The Eternal Wisdom:

World Cultures

Lao Tzu

Chinese philosopher, the founder of Taoism (born app.500 BC)

 

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"If you really want everything, then give up everything." ~ Lao Tzu

Quotes from Tao Te Ching

The Tao "The Way"

  • The Tao principle is what happens of itself.

  • The Tao is told is not the Tao.

  • The Tao never acts with force, yet there is nothing that it can not do.

  • The great Way is easy, yet people prefer the side paths. Be aware when things are out of balance. Stay centered within the Tao.

  • As it acts in the world, the Tao is like the bending of a bow. The top is bent downward; the bottom is bent up. It adjusts excess and deficiency so that there is perfect balance.

  • Tao loves and nourishes all things, but does not dominate it over them.

  • When good thing are accomplished, it does not claim (or name) them. This is Te, which is close in meaning to power or virtue. It is something within a person, and it is enhanced by following the Tao, or 'that from which nothing can deviate'.

  • When Simplicity is broken up, it is made into instruments. Evolved individuals who employ them, are made into leaders. In this way, the Great System is United.

Living the Tao

  • Those who know don't talk, those who talk don't know.

  • Intelligent people know others. Enlightened people know themselves.

  • The Master observes the world, but trusts his inner vision. He allows things to come and go. His heart is as open as the sky.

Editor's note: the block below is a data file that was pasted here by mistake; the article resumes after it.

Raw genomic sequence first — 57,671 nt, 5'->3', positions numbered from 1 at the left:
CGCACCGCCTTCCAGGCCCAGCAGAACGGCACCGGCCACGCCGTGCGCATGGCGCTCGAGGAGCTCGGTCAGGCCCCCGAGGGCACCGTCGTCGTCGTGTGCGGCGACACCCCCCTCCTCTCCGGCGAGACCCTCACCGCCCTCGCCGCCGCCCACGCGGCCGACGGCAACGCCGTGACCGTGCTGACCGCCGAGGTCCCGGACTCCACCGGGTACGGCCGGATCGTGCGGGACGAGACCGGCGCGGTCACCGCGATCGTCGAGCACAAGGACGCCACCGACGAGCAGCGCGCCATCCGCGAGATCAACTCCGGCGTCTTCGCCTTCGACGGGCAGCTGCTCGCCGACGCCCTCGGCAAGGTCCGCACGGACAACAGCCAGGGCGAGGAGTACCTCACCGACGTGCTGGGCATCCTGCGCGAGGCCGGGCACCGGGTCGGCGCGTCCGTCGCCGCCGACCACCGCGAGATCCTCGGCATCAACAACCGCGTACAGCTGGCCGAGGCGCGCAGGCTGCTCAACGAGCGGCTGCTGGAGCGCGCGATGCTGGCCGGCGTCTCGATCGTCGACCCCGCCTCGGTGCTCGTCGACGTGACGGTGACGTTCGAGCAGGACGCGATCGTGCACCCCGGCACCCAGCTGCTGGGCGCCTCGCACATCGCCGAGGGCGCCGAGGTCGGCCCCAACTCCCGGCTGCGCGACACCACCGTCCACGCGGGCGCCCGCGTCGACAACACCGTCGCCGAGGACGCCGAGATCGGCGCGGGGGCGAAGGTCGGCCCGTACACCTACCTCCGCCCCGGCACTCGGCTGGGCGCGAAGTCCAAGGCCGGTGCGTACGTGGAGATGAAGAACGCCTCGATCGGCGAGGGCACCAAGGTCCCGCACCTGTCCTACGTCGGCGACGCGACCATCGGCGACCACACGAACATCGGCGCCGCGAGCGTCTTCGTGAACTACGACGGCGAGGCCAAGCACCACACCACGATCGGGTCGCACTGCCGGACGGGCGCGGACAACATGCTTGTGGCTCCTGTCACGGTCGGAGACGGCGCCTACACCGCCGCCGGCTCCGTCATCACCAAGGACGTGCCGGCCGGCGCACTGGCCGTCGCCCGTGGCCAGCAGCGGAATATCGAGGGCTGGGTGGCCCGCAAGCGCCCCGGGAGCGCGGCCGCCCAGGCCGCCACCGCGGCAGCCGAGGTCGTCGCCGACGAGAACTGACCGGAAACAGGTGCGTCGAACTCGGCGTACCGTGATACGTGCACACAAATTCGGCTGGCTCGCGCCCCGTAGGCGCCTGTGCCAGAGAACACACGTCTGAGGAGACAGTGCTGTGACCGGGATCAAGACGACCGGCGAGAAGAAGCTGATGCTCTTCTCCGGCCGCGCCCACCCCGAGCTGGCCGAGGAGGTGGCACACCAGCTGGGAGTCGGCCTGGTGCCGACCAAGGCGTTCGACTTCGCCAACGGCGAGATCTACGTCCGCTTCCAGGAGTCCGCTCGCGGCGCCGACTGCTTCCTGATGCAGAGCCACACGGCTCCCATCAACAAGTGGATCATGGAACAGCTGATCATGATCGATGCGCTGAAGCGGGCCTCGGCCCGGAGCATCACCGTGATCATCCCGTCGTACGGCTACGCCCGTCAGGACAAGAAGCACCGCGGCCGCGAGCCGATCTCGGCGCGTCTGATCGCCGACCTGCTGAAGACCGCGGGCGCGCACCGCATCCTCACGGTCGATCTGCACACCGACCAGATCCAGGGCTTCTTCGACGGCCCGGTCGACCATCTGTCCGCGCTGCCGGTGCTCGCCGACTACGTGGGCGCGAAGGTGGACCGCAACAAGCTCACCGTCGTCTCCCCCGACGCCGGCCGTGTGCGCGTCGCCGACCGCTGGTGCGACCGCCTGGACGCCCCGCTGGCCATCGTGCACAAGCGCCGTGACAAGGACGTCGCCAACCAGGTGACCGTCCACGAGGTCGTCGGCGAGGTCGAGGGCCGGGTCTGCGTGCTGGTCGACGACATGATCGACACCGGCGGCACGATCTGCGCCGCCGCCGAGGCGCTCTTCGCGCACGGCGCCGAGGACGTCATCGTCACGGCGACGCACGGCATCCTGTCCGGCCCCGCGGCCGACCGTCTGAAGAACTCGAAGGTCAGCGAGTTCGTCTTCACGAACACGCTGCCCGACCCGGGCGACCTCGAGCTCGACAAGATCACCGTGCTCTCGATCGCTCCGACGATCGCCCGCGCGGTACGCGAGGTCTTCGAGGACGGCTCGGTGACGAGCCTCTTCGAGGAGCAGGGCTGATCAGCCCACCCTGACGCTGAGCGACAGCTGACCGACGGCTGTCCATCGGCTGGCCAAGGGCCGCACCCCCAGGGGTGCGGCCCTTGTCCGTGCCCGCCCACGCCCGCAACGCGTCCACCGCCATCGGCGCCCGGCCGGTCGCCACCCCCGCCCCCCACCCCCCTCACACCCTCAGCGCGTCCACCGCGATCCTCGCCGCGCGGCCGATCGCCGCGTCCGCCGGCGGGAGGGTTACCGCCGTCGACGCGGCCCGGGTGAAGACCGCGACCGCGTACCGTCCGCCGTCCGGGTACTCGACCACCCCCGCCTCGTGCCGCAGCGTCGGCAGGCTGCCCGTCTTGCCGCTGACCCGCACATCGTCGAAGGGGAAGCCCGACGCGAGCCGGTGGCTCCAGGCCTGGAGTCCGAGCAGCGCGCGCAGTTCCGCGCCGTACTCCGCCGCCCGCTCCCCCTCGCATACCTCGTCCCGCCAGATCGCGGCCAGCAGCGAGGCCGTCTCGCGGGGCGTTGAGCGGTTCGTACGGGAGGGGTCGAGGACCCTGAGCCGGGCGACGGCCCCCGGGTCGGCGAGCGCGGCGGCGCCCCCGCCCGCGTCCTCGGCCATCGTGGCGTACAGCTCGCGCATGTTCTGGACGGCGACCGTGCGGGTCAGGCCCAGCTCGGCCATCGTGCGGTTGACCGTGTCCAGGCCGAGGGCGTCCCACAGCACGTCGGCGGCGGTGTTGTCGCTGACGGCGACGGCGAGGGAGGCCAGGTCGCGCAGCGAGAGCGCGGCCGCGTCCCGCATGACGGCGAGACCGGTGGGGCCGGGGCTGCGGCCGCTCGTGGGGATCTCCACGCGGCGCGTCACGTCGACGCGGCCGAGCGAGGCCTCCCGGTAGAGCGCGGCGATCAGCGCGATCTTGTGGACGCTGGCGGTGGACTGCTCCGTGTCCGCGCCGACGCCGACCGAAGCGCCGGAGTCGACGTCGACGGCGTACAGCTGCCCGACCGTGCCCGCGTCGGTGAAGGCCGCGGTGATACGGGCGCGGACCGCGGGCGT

• If you can find true contentment, it will last forever.

  • Can you step back from your own mind and thus understand all things?

  • When I let go of what I am, I become what I might be.

  • Embrace simplicity. Put others first. Desire little.

  • I have just three things to teach: simplicity, patience, compassion. These three are your greatest treasures.

  • No disaster is worse than being discontented.

  • Success is as dangerous as failure, and we are often our own worst enemy.

  • The journey of 1,000 miles starts with a single step.

  • Confront the difficult while it is still easy; accomplish the great task by a series of small acts.

  • When you have accomplished your goal simply walk away. This is the path way to Heaven

  • Love the whole world as if it were your self; then you will truly care for all things.

  • A sage is skilled at helping people without excluding anyone.

  • The Master doesn't seek fulfillment. For only those who are not full are able to be used which brings the feeling of completeness.

  • Quiet your mind and stop judging and resisting and manipulating the natural way.

  • Allow your softer, more intuitive, and less dominating feminine qualities to rise to the fore, so that you're surrendering rather than dominating, receiving rather than broadcasting, loving rather than fighting.

  • That which offers no resistance, overcomes the hardest substances.
    That which offers no resistance can enter where there is no space.
    Few in the world can comprehend the teaching without words,
    or understand the value of non-action.

  • Can you love or guide someone without any kind of expectation?

  • Nurture the spontaneous peaceful life.

  • Don't impose your will through manipulation of aggressive emotions and actions

  • If you worry more for others' beliefs, then you will be their slave.

  • There is no greater transgression than condoning peoples selfish desires, no greater disaster than being discontent, and no greater retribution than for greed.

  • Rule your mind with serenity rather than with force and manipulation.

  • Approach your own inner life with a loving quality that accepts who you are without trying to change who you are.

  • Having reached a high level of realization (or having accomplished anything in life), don't get excited or puffed up with pride but remain calm, humble, and in "perfect equanimity" if you want to continue in this deep state of consciousness.